Single Emblem View

Link to an image of this page Link to an image of this page [d4r p55]

In Deo laetandum.

Joy is to be found in God


Aspice ut egregius puerum Iovis alite pictor
Fecerit Iliacum[1] summa per astra vehi.
Quis ne Iovem tactum puerili credat amore?
Dic haec Maeonius[2] finxerit unde senex?
Consilium mens atque Dei cui gaudia praestant,
Creditur is summo raptus adesse Iovi.

See how the skilful illustrator has shown the Trojan boy being carried through the highest heavens by the eagle of Jove. Can anyone believe that Jove felt passion for a boy? Explain how the aged poet of Maeonia came to imagine such a thing. It is the man who finds satisfaction in the counsel, wisdom and joys of God who is thought to be caught up into the presence of mighty Jove.


Ganymedes filius Trois Regis Troiae puer
Link to an image of this page Link to an image of this page [d4v p56]fuit admirandae pulchritudinis, quem Iupiter
adeo amavit ut illum rapi & ad coelum evehi
iusserit per Aquilam, (est enim illa avis Iovi
dicata, eiusque armiger potis appellata,
Higinus lib. 2.) ibique suae mensae ministrum &
pincernam esse voluit, cuius etiam honores
recenset Vergilius lib. 1. Aeneidos. Fabulam ver to-
tam, Homerus in hymno Veneris, Martialis
lib. 7. Epigrammaton & Higinus in Astronomica Potica re-
ferunt. Hoc autem ideo finxit Maeonius, id
est, Homerus, regione Maeonia in Asia mi-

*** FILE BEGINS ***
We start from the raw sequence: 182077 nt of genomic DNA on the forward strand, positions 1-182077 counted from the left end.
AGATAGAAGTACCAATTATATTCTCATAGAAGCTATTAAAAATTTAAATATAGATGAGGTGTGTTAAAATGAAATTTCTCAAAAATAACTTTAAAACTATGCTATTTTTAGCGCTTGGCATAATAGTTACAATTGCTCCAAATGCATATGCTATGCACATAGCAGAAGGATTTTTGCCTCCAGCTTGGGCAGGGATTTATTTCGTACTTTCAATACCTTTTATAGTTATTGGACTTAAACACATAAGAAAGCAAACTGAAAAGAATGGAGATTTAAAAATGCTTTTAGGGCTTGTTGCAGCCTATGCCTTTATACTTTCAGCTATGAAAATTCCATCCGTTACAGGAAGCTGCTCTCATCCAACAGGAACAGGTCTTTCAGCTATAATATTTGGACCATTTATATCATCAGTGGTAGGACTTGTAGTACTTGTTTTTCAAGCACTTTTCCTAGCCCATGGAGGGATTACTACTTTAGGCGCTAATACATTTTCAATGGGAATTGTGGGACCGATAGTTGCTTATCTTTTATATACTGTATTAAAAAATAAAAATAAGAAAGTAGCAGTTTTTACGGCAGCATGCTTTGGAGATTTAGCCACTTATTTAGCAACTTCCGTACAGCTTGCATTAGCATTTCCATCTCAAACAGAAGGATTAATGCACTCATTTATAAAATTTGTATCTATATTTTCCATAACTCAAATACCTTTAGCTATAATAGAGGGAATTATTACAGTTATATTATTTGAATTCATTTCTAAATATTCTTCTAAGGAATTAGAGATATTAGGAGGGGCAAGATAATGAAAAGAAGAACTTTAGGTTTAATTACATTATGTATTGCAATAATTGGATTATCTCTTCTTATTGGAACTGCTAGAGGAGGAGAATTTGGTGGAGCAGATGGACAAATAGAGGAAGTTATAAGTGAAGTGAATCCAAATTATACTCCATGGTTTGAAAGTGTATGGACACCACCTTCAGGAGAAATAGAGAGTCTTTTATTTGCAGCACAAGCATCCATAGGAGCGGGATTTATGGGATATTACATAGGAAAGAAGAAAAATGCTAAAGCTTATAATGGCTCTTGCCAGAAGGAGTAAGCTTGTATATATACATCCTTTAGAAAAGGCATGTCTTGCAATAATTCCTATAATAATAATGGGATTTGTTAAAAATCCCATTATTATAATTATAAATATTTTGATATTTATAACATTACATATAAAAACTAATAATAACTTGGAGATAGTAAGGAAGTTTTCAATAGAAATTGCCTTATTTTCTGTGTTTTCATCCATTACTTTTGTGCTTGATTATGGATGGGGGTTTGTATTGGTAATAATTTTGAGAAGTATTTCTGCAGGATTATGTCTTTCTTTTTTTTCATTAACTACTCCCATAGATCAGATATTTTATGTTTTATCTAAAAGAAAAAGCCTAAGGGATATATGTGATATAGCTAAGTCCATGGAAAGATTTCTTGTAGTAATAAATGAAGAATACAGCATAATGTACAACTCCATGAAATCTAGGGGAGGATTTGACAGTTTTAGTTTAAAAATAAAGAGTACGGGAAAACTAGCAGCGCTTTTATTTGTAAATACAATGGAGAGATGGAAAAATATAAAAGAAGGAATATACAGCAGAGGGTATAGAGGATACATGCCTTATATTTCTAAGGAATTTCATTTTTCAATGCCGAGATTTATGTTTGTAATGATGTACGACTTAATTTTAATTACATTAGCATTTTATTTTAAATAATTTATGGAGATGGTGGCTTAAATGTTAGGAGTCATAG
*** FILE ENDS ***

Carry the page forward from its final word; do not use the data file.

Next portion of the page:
, unde oriundus erat, innuens eum qui hu
mili spiritu & simplex uti puer, omnibus suis
consiliis & cogitationibus in Deo solm gau
det, dici Deo raptum per Aquilam,
mentem hominis (quae avis in-
star sublimia petit) signifi-
cantem. De eodem dis-
serit etiam Cicero
lib. 1. Tusculanae


1. ‘The Trojan boy’, i.e. Ganymede, son of the Trojan prince, Tros, snatched away by the gods to be Jove’s cup-bearer. See Homer, Iliad 20.232ff, though the eagle is a post-Homeric addition. The Greek motto in the accompanying illustration, gannusthai medesi, means ‘to delight in counsels’, referring to a supposed etymology of the name Ganymedes, for which see Xenophon, Symposium 8.30.

2. ‘The aged poet of Maeonia’, i.e Homer. His place of activity is disputed. Chios or Smyrna is most likely - these are places in the central coastal area of Asia Minor, known as Lydia or Maeonia.

Related Emblems

Show related emblems Show related emblems

Hint: You can set whether related emblems are displayed by default on the preferences page

Iconclass Keywords

Relating to the image:

Relating to the text:

  • Deity, God (in general) ~ Christian religion [11A] Search | Browse Iconclass
  • joy, 'Gaudium' ~ one of the seven gifts of the soul [11S7270] Search | Browse Iconclass
  • Pleasure, Enjoyment, Joy; 'Allegrezza', 'Allegrezza da le medaglie', 'Allegrezza, letitia e giubilo', 'Diletto', 'Piacere', 'Piacere honesto' (Ripa) (+ emblematical representation of concept) [56B1(+4)] Search | Browse Iconclass
  • (story of) Homer [98B(HOMER)] Search | Browse Iconclass

Hint: You can turn translations and name underlining on or off using the preferences page.

Single Facsimile View | View Transcribed Page


Back to top

Privacy notice
Terms and conditions